THL sponsors (K-Water and HEC) have existing corporate Environmental and Social Management Systems (ESMS), which will be adapted to develop an ESMS for THL as per ESAP. The THL ESMS will be aligned with the requirements of PS1. Management plans and other implementation support documents (e.g. procedures, checklists) will be developed as part of the ESMS.
The ESIA (2017 and updated version prepared by THL) includes a framework of the Environmental and Social Management Plan (ESMP). The ESMP framework sets out the basis for the Construction Environmental Social Management Plan (CESMP) and Operations Environmental Social Management Plan (OESMP) that will be prepared by the EPC and THL. Compliance with the ESMP is a contractual obligation and is included in the PPA and in the Implementation Agreement, and this commitment will be passed onto the EPC in their contractual agreements. The CESMP and OESMP will be supported by sub-plans, including, but not limited to management plans for: Occupational Health & Safety (OHS); Worker Accommodations; Employee Code of Conduct; Spoil Management and Disposal; Clearing, Grading Underground Excavation; Sediment and Erosion Control; Stockpiles, Quarries, and Borrow Pit; Rock Cutting; Water Quality, Solid and Hazardous Waste and Wastewater; Materials Handling and Storage; Blasting and Explosives; Spill Prevention and Response; Emergency Preparedness and Response; Site Safety and Security; Labor Influx; and Biodiversity Management Plan (BMP) as per ESAP. The EPC contractor has engaged E&S consultants to assist in the preparation of the CESMP and relevant sub-plans. The first draft of the CESMP is targeted for completion in August, 2019. All plans will be finalized prior to the start of construction activities as per ESAP.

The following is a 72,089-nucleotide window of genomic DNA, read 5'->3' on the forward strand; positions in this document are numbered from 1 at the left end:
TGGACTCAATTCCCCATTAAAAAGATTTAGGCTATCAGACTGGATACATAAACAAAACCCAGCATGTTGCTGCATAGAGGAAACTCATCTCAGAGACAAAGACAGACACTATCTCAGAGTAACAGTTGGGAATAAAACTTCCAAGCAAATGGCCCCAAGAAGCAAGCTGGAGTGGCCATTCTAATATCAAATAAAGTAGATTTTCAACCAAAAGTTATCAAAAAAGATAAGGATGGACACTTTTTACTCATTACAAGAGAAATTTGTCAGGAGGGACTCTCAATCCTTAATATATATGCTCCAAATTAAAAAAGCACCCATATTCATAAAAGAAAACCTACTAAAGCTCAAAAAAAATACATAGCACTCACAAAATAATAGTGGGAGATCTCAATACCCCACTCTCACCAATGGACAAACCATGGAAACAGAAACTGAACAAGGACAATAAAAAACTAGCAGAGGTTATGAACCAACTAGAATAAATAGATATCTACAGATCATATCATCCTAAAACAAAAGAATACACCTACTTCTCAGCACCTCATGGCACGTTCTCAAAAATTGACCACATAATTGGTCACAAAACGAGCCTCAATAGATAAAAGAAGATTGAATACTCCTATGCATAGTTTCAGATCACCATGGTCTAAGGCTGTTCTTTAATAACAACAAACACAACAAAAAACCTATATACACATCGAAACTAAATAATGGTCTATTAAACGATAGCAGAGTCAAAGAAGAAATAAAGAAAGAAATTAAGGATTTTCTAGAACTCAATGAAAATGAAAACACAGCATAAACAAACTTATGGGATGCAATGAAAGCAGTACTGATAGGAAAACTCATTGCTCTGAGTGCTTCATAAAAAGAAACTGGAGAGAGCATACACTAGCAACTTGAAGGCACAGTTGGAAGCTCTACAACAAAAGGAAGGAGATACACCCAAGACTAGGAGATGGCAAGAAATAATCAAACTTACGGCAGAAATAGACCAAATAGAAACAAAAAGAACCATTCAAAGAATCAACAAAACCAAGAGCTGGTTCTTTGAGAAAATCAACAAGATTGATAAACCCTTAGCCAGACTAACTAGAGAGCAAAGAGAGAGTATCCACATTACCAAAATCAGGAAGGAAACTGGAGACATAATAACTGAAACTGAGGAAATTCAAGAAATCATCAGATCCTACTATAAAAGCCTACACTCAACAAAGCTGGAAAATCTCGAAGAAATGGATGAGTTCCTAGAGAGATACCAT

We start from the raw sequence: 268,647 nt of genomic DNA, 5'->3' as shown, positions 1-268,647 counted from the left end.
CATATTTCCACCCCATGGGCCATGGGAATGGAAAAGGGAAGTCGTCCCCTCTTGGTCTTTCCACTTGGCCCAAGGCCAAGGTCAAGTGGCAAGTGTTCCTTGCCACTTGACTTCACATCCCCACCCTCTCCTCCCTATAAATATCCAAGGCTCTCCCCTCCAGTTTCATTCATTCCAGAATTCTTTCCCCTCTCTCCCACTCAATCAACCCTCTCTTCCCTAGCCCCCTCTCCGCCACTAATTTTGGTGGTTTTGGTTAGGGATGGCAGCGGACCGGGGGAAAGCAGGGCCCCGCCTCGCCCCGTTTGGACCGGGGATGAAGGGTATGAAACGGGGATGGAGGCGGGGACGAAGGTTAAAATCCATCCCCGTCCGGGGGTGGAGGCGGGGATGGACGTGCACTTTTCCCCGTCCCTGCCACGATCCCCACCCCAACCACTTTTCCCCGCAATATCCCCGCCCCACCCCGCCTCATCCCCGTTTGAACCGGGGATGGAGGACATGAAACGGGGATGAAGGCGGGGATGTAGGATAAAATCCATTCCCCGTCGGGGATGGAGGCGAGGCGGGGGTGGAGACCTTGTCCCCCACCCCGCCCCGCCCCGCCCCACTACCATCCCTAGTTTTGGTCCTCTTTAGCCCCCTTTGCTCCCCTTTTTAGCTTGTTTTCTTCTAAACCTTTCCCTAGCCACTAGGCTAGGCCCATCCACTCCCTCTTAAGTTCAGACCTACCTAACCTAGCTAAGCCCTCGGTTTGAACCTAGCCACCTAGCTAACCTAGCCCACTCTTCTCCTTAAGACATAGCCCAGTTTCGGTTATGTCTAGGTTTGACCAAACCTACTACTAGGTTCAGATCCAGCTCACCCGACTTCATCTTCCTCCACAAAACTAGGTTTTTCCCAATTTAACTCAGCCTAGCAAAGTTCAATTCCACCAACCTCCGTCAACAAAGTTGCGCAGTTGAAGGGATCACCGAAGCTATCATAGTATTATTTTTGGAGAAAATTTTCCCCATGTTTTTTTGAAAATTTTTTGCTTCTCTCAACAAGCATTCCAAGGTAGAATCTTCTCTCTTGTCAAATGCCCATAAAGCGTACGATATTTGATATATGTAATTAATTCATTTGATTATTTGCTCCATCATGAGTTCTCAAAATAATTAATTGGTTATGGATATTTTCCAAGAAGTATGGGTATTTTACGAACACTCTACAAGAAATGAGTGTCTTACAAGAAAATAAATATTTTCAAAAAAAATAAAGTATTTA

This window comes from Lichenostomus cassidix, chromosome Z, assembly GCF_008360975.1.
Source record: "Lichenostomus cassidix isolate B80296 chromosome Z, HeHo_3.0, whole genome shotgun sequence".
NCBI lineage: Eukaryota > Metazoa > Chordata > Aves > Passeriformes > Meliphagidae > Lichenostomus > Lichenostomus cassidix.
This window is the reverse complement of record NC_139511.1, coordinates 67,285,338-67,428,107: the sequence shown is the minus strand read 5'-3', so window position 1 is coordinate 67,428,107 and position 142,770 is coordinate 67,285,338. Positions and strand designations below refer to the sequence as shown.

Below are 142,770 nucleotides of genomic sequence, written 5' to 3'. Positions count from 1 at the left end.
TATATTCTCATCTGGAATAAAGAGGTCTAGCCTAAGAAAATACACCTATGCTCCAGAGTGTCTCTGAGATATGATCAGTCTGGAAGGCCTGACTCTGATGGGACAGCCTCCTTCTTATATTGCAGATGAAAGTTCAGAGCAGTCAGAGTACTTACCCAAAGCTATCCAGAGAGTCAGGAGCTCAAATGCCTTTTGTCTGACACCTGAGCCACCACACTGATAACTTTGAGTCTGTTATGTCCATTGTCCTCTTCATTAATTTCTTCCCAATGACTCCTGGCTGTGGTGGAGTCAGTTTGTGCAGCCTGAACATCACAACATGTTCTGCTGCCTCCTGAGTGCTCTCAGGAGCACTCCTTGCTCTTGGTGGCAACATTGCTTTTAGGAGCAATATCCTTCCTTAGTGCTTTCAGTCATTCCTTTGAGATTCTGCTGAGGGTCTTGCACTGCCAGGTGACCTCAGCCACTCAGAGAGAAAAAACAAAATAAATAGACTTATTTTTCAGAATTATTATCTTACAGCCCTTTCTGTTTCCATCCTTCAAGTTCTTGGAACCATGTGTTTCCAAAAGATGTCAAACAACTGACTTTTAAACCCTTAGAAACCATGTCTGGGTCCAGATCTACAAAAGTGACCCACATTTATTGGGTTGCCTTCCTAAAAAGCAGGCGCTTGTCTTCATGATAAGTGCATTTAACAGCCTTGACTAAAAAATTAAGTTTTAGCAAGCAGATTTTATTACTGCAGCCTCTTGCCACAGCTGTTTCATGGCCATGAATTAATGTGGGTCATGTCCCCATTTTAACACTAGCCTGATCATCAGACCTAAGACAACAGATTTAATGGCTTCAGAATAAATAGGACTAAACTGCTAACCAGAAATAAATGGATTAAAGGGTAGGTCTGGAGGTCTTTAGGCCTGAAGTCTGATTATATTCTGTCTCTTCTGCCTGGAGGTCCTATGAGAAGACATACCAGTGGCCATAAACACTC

The EPC and K-Water will clearly state that they are responsible for ensuring all project E&S requirements are met by their sub-contractors and will ensure that E&S commitments are incorporated into any sub-contractor contracts. All contractors’ plans will be reviewed and approved by THL.
The OESMP will be developed before commissioning of the hydropower facility. The CESMP and OESMP will be maintained and developed as the Project advances and will be subject to annual review and updated as required.
Organizational Capacity and Competency:
Both K-Water and HEC are experienced engineering firms. As indicated above, K-Water also is experienced in implementing the PSs in the Patrind Hydropower Project in Pakistan since 2012. K-Water has seconded experienced senior engineering staff to the THL team (including staff with experience from Patrind). They have also appointed an E&S Advisor to oversee THL’s E&S commitments. THL has engaged an E&S Manager and an environmental officer and a health and safety/ community liaison officer (CLO) to be responsible for the Project’s E&S compliance (ESAP item). The THL CLO will work closely with the PO CLOs. The THL E&S team will be responsible for overseeing the preparation of the CESMP / OESMP and the various management and monitoring plans. Some of the E&S functions may be delegated to the Owner’s Engineer but THL will have overall responsibility to ensure E&S compliance of the Project.